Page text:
How do companies maintain dominance in an industry, or various industries, over long periods of time? It comes down to positions of power. Apple, Google, Microsoft, Amazon, Facebook, Disney and any other well known brand that has dominated their respective industry have done so by owning a few sources of power.
We all have moments where we lose track of things, where we lose our mind and say things we should’t say. A few months ago, during a call with a client, the CEO of the organization did just that. For the last 6 months I’ve been consulting for this organization, helping them think and develop a new strategic direction, and culture to support that direction.
Throughout the school year a university in Mexico, Cetys, invited experts from outside to come to campus and talk about different topics to its students. I was invited to talk about disruptive innovation, but the COVID-19 virus changed that and classes and all other activities were cancelled.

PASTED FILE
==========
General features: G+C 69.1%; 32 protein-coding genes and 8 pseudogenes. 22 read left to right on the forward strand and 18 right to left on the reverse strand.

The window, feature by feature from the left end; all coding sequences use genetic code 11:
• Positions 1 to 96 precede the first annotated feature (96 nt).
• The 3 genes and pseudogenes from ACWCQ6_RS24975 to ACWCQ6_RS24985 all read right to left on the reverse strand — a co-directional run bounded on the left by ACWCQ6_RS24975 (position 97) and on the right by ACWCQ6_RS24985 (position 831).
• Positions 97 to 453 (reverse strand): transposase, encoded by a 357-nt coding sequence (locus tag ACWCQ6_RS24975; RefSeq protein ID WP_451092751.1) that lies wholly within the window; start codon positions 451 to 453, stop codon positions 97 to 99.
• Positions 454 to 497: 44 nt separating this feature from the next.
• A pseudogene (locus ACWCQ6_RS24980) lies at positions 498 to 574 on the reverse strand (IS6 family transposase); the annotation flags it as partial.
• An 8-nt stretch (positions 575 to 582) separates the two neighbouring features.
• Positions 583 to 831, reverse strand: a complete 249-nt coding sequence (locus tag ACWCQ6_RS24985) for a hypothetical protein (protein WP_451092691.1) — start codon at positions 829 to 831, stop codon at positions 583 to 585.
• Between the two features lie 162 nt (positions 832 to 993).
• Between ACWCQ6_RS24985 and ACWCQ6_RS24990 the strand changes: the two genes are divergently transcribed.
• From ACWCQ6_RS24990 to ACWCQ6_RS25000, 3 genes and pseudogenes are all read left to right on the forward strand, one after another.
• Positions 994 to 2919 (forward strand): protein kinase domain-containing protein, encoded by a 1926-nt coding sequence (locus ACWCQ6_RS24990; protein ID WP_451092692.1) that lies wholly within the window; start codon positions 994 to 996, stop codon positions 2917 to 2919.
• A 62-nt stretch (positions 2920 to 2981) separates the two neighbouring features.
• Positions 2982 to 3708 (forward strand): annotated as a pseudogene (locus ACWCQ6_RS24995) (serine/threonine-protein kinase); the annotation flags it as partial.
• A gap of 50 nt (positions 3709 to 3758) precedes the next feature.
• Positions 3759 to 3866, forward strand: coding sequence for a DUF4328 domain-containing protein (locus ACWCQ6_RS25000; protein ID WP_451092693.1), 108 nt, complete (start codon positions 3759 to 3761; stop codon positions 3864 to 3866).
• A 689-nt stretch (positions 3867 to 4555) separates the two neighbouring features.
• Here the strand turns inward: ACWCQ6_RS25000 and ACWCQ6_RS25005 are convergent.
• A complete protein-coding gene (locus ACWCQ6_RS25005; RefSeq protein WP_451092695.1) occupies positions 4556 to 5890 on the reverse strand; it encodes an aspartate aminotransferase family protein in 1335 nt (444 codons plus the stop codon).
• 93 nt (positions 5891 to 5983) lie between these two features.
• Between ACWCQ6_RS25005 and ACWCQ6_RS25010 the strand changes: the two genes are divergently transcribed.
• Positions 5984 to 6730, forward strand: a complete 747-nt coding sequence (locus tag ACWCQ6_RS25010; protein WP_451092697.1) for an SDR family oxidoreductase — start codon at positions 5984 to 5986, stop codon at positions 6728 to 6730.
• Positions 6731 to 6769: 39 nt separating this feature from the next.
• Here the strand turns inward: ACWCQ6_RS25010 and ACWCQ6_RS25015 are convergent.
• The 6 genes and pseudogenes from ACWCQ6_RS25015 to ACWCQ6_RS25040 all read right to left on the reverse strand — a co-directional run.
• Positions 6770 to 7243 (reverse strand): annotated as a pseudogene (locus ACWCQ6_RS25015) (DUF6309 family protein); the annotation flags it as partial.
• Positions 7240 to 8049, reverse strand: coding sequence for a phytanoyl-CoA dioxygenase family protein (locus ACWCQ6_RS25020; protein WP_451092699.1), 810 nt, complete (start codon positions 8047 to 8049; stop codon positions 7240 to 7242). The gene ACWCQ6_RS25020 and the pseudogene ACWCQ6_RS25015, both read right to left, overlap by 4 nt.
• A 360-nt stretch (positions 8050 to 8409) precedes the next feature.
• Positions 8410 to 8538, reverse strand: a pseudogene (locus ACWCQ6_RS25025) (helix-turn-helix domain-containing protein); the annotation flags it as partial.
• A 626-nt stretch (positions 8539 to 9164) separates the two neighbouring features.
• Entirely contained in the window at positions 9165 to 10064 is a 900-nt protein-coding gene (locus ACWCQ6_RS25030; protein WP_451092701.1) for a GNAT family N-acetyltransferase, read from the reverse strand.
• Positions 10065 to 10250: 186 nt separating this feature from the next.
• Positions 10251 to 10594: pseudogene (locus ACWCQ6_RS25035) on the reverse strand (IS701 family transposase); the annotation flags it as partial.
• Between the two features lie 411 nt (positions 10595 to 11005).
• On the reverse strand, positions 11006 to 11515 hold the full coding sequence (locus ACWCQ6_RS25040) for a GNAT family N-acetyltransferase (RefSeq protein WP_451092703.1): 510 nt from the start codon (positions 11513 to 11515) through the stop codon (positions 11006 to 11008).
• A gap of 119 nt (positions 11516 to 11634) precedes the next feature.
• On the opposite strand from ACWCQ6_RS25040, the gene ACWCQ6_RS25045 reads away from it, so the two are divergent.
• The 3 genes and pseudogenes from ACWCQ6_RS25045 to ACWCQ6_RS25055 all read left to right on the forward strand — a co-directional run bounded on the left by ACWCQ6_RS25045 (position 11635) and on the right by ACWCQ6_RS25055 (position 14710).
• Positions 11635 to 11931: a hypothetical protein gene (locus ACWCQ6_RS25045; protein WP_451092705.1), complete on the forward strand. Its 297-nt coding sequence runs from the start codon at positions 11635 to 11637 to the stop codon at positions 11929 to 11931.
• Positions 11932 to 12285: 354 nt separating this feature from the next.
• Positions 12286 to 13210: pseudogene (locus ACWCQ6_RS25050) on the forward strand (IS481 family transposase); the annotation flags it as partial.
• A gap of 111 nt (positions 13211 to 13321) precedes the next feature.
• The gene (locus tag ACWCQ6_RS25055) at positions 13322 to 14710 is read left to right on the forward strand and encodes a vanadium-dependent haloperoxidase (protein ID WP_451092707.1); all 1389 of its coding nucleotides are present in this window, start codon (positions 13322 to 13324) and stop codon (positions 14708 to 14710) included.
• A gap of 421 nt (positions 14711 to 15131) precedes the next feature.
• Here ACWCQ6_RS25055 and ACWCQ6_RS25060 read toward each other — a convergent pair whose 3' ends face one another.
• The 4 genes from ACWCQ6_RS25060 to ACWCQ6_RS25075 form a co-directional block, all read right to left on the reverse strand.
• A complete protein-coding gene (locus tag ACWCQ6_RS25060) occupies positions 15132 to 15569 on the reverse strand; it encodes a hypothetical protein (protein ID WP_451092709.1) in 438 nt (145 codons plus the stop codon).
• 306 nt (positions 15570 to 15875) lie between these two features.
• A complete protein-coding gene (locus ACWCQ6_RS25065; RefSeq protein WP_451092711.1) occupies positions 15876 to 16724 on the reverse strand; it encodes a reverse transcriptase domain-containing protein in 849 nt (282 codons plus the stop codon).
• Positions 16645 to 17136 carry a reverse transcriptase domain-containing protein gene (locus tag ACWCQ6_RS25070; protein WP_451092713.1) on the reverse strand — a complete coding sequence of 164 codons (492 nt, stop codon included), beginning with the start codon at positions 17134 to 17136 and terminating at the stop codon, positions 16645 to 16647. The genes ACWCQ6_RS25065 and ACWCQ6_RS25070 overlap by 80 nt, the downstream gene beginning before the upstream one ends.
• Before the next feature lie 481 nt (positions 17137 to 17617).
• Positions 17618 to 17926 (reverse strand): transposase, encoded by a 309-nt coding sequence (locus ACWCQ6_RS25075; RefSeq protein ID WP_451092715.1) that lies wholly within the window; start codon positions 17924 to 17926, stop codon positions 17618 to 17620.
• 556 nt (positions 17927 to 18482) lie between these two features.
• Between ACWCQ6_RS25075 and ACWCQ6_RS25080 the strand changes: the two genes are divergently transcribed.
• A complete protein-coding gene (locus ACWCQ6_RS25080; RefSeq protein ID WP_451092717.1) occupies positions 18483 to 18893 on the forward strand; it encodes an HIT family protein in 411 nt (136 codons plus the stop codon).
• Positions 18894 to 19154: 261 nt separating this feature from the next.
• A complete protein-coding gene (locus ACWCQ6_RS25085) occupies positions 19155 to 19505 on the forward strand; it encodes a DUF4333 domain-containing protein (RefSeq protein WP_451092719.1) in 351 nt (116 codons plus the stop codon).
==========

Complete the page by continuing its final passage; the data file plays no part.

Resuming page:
A few years ago I was asked to give a speech to a group of entrepreneurs on their way to Startup Chile. As part of my talk they asked me to write a list of 3 to 5 things that I do to be successful. While I did do that list, I explicitly said “I can tell you my 3 to 5 things I do on a daily basis but that’s what works for me, in the context of my life, my personality and mindset.”
There are many businesses that start out filling a need for a specific type of customer. Sometimes this leads to the creation of a new industry or segment that was ignored or unserved by incumbents.
If the business does everything right, they will be the leader for that new category, segment or industry. The problem arises when that leader stops paying attention to what started it all: the customer.
I’ve had many meetings with principals in large organizations and companies who say, “I am worried my business will be completely replaced by some Silicon Valley startup. How can I build something to counter that?”
Every organizations lives and dies by its strategy. What makes a good strategy? The best strategies are simple and answer 5 fundamental questions: who, what, where, how and why.
Still, developing a strategy is hard. There’s a tendency to make it a very complex activity, which I believe drives most organizations to fall for many traps; one being the the copy-paste approach.
Startups, by their very nature, do not fall for this trap. But this doesn’t mean their path to victory will be easier; but much more harder.